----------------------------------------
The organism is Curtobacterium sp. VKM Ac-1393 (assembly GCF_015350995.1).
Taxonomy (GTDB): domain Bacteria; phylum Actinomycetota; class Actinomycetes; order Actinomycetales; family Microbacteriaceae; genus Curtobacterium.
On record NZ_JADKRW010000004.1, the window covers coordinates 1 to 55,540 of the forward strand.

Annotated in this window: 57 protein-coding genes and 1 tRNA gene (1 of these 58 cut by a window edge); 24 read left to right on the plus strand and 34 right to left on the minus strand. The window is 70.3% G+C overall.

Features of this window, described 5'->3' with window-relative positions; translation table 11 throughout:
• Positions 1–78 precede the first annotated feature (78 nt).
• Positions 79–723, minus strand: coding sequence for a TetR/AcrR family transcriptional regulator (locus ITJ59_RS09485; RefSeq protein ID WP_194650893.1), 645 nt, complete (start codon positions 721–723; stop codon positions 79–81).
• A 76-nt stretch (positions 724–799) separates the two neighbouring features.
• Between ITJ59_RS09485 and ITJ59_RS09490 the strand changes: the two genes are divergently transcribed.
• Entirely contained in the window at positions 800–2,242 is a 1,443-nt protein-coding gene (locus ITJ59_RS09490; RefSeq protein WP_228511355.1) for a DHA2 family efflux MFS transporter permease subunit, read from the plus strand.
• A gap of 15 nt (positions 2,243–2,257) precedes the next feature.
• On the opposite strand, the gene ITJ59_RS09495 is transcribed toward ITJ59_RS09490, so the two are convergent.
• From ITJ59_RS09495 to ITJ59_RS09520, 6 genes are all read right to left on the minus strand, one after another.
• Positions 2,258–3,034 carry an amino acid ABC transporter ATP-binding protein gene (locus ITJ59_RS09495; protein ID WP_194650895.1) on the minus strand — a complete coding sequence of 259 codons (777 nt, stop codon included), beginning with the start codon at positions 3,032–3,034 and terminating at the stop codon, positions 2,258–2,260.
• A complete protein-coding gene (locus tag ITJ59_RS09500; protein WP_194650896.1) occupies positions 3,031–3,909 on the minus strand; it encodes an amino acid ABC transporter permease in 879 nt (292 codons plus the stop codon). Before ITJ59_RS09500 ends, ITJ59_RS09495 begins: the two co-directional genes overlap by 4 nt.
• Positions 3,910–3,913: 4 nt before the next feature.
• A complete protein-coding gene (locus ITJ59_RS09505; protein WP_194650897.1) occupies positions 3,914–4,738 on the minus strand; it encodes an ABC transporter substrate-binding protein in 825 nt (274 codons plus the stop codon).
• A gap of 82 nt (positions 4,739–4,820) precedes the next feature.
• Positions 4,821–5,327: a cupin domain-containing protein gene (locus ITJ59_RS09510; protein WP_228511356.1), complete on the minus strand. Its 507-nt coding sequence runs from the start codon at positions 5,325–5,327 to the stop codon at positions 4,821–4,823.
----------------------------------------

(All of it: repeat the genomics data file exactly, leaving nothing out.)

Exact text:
The organism is Curtobacterium sp. VKM Ac-1393 (assembly GCF_015350995.1).
Taxonomy (GTDB): domain Bacteria; phylum Actinomycetota; class Actinomycetes; order Actinomycetales; family Microbacteriaceae; genus Curtobacterium.
On record NZ_JADKRW010000004.1, the window covers coordinates 1 to 55,540 of the forward strand.

Annotated in this window: 57 protein-coding genes and 1 tRNA gene (1 of these 58 cut by a window edge); 24 read left to right on the plus strand and 34 right to left on the minus strand. The window is 70.3% G+C overall.

Features of this window, described 5'->3' with window-relative positions; translation table 11 throughout:
• Positions 1–78 precede the first annotated feature (78 nt).
• Positions 79–723, minus strand: coding sequence for a TetR/AcrR family transcriptional regulator (locus ITJ59_RS09485; RefSeq protein ID WP_194650893.1), 645 nt, complete (start codon positions 721–723; stop codon positions 79–81).
• A 76-nt stretch (positions 724–799) separates the two neighbouring features.
• Between ITJ59_RS09485 and ITJ59_RS09490 the strand changes: the two genes are divergently transcribed.
• Entirely contained in the window at positions 800–2,242 is a 1,443-nt protein-coding gene (locus ITJ59_RS09490; RefSeq protein WP_228511355.1) for a DHA2 family efflux MFS transporter permease subunit, read from the plus strand.
• A gap of 15 nt (positions 2,243–2,257) precedes the next feature.
• On the opposite strand, the gene ITJ59_RS09495 is transcribed toward ITJ59_RS09490, so the two are convergent.
• From ITJ59_RS09495 to ITJ59_RS09520, 6 genes are all read right to left on the minus strand, one after another.
• Positions 2,258–3,034 carry an amino acid ABC transporter ATP-binding protein gene (locus ITJ59_RS09495; protein ID WP_194650895.1) on the minus strand — a complete coding sequence of 259 codons (777 nt, stop codon included), beginning with the start codon at positions 3,032–3,034 and terminating at the stop codon, positions 2,258–2,260.
• A complete protein-coding gene (locus tag ITJ59_RS09500; protein WP_194650896.1) occupies positions 3,031–3,909 on the minus strand; it encodes an amino acid ABC transporter permease in 879 nt (292 codons plus the stop codon). Before ITJ59_RS09500 ends, ITJ59_RS09495 begins: the two co-directional genes overlap by 4 nt.
• Positions 3,910–3,913: 4 nt before the next feature.
• A complete protein-coding gene (locus ITJ59_RS09505; protein WP_194650897.1) occupies positions 3,914–4,738 on the minus strand; it encodes an ABC transporter substrate-binding protein in 825 nt (274 codons plus the stop codon).
• A gap of 82 nt (positions 4,739–4,820) precedes the next feature.
• Positions 4,821–5,327: a cupin domain-containing protein gene (locus ITJ59_RS09510; protein WP_228511356.1), complete on the minus strand. Its 507-nt coding sequence runs from the start codon at positions 5,325–5,327 to the stop codon at positions 4,821–4,823.